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Finite Element Types

and
Analysis of 3D Problems
M.E.D., NIT Calicut
Ref.: 1. Finite Elements and Approximation, Zienkiewicz, O. C.,
and Morgan, K., John Wiley & Sons.
2. Zienkiewicz, O. C., The Finite Element Method, Tata
McGraw Hill Edition.

Department of Mechanical Engineering, National Institute of Technology Calicut

Introduction
Till now, we have been mostly considering the linear shape
functions. In 1D, this gave us linear elements; while in 2D,
this resulted in linear triangles and bi-linear rectangles.
However, while introducing the concept of shape functions in
1D, the possibility of using higher order shape functions as a
means for improving the accuracy of approximation, without
refining the mesh was discussed.
We derived the quadratic shape functions in 1D and also, the
possibility of higher order shape functions was discussed in
2D, for achieving greater accuracy.
This section is intended to be a general discussion on higher
order elements and an introduction to finite element analysis
of 3D problems.

Lecture - 01

Higher Order Shape Functions 1D

In 1D, the shape function of any order can be expressed by
the Lagrange Interpolation functions. In general, the shape
function for node l using a Lagrange interpolation function
of order p is given as:

e
l

x x0 x x1 L x xl 1 x xl 1 L x x p

xl x0 xl x1 L xl xl 1 xl xl 1 L xl x p

From this, using the natural coordinates, we can obtain the

shape functions:
1 & N e 1
Linear: N 0e
1
2
2
1
1 1
1

e
e
e
Qudratic: N 0
, N1
& N2
2
2
2
Cubic and higher order shape functions can be similarly
obtained.
Lecture - 01

contd.

This type of formulation is most commonly used in FEM, and

is called the Lagrangian Family of Elements.
However, there is a major disadvantage for this formulation, if
we are planning to improve the accuracy by successively
increasing the order of shape functions.
The shape functions of any given node are different in each
case and therefore, we will not able to re-use any part of the
stiffness matrix calculated for a lower order shape function.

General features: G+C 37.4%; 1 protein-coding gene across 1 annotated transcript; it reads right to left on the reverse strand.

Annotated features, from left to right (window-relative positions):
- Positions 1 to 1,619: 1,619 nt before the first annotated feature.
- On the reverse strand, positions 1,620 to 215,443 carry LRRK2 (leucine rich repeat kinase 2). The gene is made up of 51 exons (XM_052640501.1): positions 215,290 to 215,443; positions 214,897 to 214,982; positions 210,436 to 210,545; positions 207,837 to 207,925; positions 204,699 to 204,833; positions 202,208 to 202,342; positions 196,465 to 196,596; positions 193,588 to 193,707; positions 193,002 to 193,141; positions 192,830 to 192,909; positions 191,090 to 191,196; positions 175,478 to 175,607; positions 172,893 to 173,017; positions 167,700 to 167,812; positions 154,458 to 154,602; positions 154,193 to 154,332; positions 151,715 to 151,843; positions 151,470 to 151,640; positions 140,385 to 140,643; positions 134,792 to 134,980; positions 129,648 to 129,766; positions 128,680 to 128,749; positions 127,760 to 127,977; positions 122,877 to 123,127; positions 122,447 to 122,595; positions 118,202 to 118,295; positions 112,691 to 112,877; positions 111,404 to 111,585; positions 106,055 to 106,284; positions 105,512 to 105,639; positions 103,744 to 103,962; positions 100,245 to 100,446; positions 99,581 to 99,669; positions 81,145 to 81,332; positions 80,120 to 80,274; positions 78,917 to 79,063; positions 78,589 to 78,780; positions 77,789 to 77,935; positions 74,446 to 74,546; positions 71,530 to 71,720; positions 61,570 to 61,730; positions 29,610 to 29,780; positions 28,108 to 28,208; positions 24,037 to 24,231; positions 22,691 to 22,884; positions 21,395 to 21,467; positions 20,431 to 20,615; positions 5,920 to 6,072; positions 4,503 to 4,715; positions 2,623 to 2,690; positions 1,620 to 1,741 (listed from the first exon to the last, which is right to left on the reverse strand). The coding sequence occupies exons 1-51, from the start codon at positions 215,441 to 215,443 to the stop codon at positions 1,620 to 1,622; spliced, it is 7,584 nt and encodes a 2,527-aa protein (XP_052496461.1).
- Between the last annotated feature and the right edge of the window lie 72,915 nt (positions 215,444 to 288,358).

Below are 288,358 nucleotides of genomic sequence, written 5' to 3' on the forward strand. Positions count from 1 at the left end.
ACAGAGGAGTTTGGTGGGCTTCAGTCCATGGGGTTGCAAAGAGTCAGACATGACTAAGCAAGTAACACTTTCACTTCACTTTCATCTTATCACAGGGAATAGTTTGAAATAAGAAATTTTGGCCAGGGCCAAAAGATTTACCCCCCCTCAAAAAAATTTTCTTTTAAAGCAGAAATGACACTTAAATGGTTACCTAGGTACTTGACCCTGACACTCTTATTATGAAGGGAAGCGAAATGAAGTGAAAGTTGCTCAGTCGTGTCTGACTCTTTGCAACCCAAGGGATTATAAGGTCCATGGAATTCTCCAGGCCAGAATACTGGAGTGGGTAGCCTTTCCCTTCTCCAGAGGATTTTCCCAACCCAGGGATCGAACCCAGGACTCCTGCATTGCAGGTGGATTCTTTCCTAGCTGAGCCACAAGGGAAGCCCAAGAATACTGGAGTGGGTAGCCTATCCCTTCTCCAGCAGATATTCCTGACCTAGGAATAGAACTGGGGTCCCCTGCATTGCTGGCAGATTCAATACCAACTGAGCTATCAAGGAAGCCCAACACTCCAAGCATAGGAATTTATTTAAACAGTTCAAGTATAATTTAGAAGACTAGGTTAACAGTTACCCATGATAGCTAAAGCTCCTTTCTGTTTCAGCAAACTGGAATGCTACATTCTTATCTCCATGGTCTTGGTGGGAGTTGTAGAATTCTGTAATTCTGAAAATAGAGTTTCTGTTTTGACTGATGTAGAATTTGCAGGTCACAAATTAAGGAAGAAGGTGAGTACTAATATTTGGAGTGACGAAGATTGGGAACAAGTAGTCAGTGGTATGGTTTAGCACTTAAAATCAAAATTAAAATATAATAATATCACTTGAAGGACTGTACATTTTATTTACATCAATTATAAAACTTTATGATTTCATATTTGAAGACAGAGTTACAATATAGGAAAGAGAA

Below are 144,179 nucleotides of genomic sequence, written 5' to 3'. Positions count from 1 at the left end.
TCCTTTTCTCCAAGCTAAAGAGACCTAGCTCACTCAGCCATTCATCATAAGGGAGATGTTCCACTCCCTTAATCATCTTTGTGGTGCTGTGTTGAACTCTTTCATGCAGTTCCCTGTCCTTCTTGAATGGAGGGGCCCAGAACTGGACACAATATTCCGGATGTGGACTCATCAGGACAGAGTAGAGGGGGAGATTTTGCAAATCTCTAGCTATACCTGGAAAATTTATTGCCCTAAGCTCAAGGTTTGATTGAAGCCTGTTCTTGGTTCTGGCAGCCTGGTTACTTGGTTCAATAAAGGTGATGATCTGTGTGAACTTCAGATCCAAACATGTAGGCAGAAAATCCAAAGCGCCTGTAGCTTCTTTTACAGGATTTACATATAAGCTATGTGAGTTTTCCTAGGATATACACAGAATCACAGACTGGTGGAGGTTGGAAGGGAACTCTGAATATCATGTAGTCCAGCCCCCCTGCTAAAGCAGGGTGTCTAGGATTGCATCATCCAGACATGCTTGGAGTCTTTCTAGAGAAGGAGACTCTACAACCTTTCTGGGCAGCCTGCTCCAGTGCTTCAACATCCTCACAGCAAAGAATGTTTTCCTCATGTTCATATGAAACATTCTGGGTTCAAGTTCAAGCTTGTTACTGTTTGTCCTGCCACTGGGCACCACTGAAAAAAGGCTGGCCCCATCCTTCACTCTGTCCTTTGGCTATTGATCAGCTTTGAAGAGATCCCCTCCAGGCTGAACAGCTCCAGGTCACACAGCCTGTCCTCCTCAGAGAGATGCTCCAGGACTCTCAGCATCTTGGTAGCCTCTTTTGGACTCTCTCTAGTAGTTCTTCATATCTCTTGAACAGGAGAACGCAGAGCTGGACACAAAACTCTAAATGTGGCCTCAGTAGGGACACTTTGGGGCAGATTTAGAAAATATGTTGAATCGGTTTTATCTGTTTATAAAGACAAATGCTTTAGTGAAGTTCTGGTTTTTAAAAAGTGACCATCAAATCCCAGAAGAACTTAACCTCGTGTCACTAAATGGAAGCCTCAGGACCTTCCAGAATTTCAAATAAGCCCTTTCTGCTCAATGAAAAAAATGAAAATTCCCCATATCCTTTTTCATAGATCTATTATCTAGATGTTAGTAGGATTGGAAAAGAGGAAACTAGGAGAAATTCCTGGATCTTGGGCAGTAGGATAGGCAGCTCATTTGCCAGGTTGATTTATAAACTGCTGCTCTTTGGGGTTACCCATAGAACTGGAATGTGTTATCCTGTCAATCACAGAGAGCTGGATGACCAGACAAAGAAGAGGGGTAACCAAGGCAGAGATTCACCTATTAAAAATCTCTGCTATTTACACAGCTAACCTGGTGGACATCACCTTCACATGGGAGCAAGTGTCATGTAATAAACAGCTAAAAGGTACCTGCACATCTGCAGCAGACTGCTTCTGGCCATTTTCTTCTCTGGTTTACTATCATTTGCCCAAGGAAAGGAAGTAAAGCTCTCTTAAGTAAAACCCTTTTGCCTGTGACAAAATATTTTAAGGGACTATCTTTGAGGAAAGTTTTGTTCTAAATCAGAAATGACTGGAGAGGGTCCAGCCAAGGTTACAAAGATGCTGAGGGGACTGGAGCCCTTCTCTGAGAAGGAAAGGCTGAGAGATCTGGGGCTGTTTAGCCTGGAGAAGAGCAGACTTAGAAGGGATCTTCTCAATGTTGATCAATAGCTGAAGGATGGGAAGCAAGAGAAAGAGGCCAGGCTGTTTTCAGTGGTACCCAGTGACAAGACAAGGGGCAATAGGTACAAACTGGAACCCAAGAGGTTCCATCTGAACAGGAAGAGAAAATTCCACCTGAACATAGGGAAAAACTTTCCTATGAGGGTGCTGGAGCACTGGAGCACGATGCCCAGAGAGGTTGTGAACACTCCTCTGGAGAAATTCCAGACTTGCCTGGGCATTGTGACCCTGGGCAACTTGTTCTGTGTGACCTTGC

The issue can be (partly) rectified using the shape functions
called Hierarchical shape functions.
The basic idea here is to increase the order of polynomials
using additional terms, without changing the original shape
function, and so stiffness matrix of a lower order element
becomes part of new elements. Details left for self-study.
However, the more preferred method is mesh refinement.
Lecture - 01

Higher Order Shape Functions 2D

A similar procedure can be adopted in 2D, especially for the
rectangular type Lagrangian elements.
When two perpendicular natural coordinate directions are
defined as discussed earlier, any order shape functions can be
obtained as products of linear shape functions. For example:
1 1

e
Bi-Linear: N 0
4
1 1
e

2
2

Cubic and higher order shape functions can be similarly

obtained.
The bilinear element has a linear variation for shape functions
along the edges, while it has a quadratic variation along a line
connecting the corners. This can be observed by substituting
= in the above equation.
Lecture - 01

contd.

This can be expressed in the form of Pascals triangle, giving

the terms represented by the shape functions:
1

2
3

2
2

However, the approximation is exact only up to the level of

the completed polynomials. In other words, there could be
errors of the order of 2 in case of a bi-linear element.

Lecture - 01

contd.

1

2
3
4

2
3

2
2

2 2

3
3

In other words, there could be errors of the order of 3, even

though there 4th order terms in the shape functions.
The shape functions of 4th order is unnecessary as we have